Jean-Baptiste Camille Corot (1796 Paris - 1875 Paris)
Oil on canvas ; signed "COROT" at the lower left ; 24 x 39.5 cm
Paris, Jérôme Ottoz collection and by descent ; London, Sotheby's, 22nd November 2011 ; Paris, Le Polyptyque collection ; Paris, private collection.
Corot (Paris, Musée de l'Orangerie, 1936), n° 116.
Nathalie Michel, « Jean-Baptiste Corot et Ville d’Avray », Revue du Louvre, n° 1, 2012.
The work of Camille Corot goes from the 1820s, and the neo-classical landscape of his masters Bertin and Michallon, to the 1870s and the blossoming of Impressionism. It is debated whether he was the precursor, or a singular landscape painter, announcing Cézanne and symbolism.
This painting, among a few quite rare others, almost "random" in his work, testifies in any case that if he did not adhere to the impressionist dogma, Corot was able to approach its practice. The first example and his "master stroke" in his work, Port de La Rochelle (The Harbor of La Rochelle - New Haven, Yale University Art Gallery), in 1851, which made Renoir say Corot was "the greatest landscape painter who ever lived" (René Gimpel, Journal d'un collectionneur, 20th March 1918). We find the same sky with light and nonchalant clouds. Corot later worked with the Impressionists at their very beginning, especially Pissarro, and painted in the same vein, in 1860, the Chemin de Sèvres (The Road to Sèvres, Musée du Louvre, stolen in 1998).
It is difficult to date, and sometimes to locate, Corot's landscapes but our painting can be dated to those years, between 1860 and 1870, comparing it to a comment made by Daubigny to the painter Frédéric Henriet in 1860 : "Corot found Auvers very pleasant, and encouraged me to stay there for part of the year, as he wanted to paint rustic landscapes with figures." (Frédéric Henriet, Daubigny et son oeuvre gravé, 1875).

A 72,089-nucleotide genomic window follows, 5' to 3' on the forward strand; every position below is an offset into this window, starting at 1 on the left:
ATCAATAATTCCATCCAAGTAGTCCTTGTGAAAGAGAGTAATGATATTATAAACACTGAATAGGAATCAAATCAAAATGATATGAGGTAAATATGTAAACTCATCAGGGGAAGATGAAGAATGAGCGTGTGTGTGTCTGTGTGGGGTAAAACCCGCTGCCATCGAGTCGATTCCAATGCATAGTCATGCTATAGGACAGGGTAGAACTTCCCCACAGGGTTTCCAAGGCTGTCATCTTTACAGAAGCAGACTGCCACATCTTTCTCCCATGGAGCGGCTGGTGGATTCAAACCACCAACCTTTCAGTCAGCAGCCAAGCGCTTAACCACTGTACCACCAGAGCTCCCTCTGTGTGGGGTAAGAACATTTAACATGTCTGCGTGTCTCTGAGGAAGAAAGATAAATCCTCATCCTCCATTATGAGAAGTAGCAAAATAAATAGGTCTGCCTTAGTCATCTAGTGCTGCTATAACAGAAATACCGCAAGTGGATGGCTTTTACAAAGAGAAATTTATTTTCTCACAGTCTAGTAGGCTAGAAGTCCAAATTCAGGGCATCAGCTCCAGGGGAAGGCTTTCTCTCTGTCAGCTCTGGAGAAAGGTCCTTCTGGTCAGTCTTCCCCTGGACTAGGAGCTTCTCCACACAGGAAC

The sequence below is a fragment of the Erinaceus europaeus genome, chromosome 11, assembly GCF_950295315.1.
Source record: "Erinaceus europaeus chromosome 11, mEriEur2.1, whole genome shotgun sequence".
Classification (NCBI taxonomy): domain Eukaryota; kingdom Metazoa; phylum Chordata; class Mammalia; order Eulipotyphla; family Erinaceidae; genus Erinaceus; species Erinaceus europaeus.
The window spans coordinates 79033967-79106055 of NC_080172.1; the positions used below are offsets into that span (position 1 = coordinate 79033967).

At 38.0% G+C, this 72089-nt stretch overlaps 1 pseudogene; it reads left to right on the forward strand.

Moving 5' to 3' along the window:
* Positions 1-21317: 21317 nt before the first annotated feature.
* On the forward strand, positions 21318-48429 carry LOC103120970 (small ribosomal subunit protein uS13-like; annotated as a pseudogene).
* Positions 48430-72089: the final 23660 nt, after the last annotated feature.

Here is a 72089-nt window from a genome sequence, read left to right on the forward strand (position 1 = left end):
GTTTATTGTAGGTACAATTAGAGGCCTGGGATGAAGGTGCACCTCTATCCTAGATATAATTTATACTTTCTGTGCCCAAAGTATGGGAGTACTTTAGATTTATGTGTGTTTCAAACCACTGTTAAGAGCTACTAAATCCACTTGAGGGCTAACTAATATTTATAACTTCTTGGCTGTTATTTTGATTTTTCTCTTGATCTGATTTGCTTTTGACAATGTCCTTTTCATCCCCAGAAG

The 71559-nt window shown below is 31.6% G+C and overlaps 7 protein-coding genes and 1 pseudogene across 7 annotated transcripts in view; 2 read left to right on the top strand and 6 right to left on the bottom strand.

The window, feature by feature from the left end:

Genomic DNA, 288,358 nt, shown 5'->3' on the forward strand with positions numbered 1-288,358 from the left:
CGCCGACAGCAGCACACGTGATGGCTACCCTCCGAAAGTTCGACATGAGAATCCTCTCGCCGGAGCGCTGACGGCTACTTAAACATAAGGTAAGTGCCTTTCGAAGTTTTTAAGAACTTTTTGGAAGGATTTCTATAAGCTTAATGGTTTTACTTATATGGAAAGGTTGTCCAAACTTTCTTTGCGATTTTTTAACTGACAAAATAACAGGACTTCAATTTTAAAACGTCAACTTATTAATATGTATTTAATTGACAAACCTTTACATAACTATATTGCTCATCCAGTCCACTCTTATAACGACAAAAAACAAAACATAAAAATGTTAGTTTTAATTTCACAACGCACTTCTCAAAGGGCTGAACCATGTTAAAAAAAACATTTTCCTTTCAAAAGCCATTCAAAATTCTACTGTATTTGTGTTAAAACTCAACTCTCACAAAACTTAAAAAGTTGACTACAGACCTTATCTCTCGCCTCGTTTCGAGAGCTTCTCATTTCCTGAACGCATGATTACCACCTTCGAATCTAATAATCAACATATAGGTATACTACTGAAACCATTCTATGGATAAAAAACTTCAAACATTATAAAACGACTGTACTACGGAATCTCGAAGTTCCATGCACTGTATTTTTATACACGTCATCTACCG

Concerning the location, Nathalie Michel's research on Corot and the topography of Ville d'Avray does not allow us to determine it with confidence. The houses in the Hameau des Blanchisseurs, north of the Étang-Neuf, were more numerous and higher. It is possible that they are hidden by the clump of trees on the left – Corot uses quite often that technique, to simplify the composition. Or it may be another pond, the Étang-Vieux in Ville d'Avray, Daubigny's pond in Auvers, another in Normandy which the headdress of the haymakers refers to... Topographical accuracy is not Corot's purpose, as he said to the same Henriet : "The trees ? When I make them, they are cut for me ! I put them where I want." (Frédéric Henriet, Les Campagnes d'un paysagiste, Paris, 1891).
Contrary to the landscapes of Italy, or the last "Souvenirs", the light, here, does not dazzle or dissolve : it vibrates, in a truly impressionistic manner, in the doubled tones of green and blue, revived by the vermilion accents. Some ten years later, Monet's Train dans la campagne (Train in the Countryside - Musée d'Orsay) will play with the same tones of horizontal bands of sky and vegetation, punctuated by the verticality of trees and a few figures.
Jérôme Ottoz, an important dealer in canvases, frames and colors who was portrayed by Degas in 1875-1876, was the first owner of this painting, which remained in his descendants until 2011.